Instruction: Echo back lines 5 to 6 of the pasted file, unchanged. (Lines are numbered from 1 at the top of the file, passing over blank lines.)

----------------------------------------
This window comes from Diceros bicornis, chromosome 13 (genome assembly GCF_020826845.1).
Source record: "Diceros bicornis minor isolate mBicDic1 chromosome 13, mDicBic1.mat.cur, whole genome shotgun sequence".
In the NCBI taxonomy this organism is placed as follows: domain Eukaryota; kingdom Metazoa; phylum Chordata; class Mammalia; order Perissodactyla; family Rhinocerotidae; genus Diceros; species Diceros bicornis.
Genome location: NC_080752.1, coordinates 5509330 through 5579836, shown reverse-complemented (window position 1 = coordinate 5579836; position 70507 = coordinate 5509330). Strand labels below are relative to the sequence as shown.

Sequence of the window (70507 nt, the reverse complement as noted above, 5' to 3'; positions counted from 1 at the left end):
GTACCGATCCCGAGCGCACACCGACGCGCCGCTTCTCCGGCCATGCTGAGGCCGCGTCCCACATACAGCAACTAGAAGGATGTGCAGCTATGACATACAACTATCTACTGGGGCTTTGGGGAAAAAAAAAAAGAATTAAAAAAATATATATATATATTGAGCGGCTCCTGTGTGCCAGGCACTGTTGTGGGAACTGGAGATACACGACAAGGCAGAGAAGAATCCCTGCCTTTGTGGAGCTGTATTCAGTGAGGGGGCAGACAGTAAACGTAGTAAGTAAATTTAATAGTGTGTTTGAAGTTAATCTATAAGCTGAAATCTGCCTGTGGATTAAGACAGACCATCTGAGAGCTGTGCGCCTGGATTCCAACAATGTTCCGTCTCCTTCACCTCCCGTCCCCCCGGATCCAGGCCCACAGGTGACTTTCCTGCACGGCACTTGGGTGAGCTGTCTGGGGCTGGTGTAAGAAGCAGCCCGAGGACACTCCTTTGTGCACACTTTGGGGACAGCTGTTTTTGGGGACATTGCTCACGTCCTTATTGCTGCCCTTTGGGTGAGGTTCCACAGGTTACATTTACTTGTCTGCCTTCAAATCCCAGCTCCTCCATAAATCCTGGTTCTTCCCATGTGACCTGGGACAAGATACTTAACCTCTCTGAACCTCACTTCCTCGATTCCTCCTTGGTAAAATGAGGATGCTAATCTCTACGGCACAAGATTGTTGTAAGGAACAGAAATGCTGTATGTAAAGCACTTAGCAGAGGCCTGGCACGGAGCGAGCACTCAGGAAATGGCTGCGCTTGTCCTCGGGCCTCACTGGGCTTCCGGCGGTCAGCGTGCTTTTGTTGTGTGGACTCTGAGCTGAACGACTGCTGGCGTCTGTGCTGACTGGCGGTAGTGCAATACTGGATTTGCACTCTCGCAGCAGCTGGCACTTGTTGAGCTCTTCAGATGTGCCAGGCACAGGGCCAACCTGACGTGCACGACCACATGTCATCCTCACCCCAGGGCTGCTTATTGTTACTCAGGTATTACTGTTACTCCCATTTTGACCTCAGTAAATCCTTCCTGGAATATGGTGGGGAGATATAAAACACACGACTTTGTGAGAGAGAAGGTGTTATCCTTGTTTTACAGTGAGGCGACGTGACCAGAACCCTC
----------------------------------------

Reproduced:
Sequence of the window (70507 nt, the reverse complement as noted above, 5' to 3'; positions counted from 1 at the left end):
GTACCGATCCCGAGCGCACACCGACGCGCCGCTTCTCCGGCCATGCTGAGGCCGCGTCCCACATACAGCAACTAGAAGGATGTGCAGCTATGACATACAACTATCTACTGGGGCTTTGGGGAAAAAAAAAAAGAATTAAAAAAATATATATATATATTGAGCGGCTCCTGTGTGCCAGGCACTGTTGTGGGAACTGGAGATACACGACAAGGCAGAGAAGAATCCCTGCCTTTGTGGAGCTGTATTCAGTGAGGGGGCAGACAGTAAACGTAGTAAGTAAATTTAATAGTGTGTTTGAAGTTAATCTATAAGCTGAAATCTGCCTGTGGATTAAGACAGACCATCTGAGAGCTGTGCGCCTGGATTCCAACAATGTTCCGTCTCCTTCACCTCCCGTCCCCCCGGATCCAGGCCCACAGGTGACTTTCCTGCACGGCACTTGGGTGAGCTGTCTGGGGCTGGTGTAAGAAGCAGCCCGAGGACACTCCTTTGTGCACACTTTGGGGACAGCTGTTTTTGGGGACATTGCTCACGTCCTTATTGCTGCCCTTTGGGTGAGGTTCCACAGGTTACATTTACTTGTCTGCCTTCAAATCCCAGCTCCTCCATAAATCCTGGTTCTTCCCATGTGACCTGGGACAAGATACTTAACCTCTCTGAACCTCACTTCCTCGATTCCTCCTTGGTAAAATGAGGATGCTAATCTCTACGGCACAAGATTGTTGTAAGGAACAGAAATGCTGTATGTAAAGCACTTAGCAGAGGCCTGGCACGGAGCGAGCACTCAGGAAATGGCTGCGCTTGTCCTCGGGCCTCACTGGGCTTCCGGCGGTCAGCGTGCTTTTGTTGTGTGGACTCTGAGCTGAACGACTGCTGGCGTCTGTGCTGACTGGCGGTAGTGCAATACTGGATTTGCACTCTCGCAGCAGCTGGCACTTGTTGAGCTCTTCAGATGTGCCAGGCACAGGGCCAACCTGACGTGCACGACCACATGTCATCCTCACCCCAGGGCTGCTTATTGTTACTCAGGTATTACTGTTACTCCCATTTTGACCTCAGTAAATCCTTCCTGGAATATGGTGGGGAGATATAAAACACACGACTTTGTGAGAGAGAAGGTGTTATCCTTGTTTTACAGTGAGGCGACGTGACCAGAACCCTC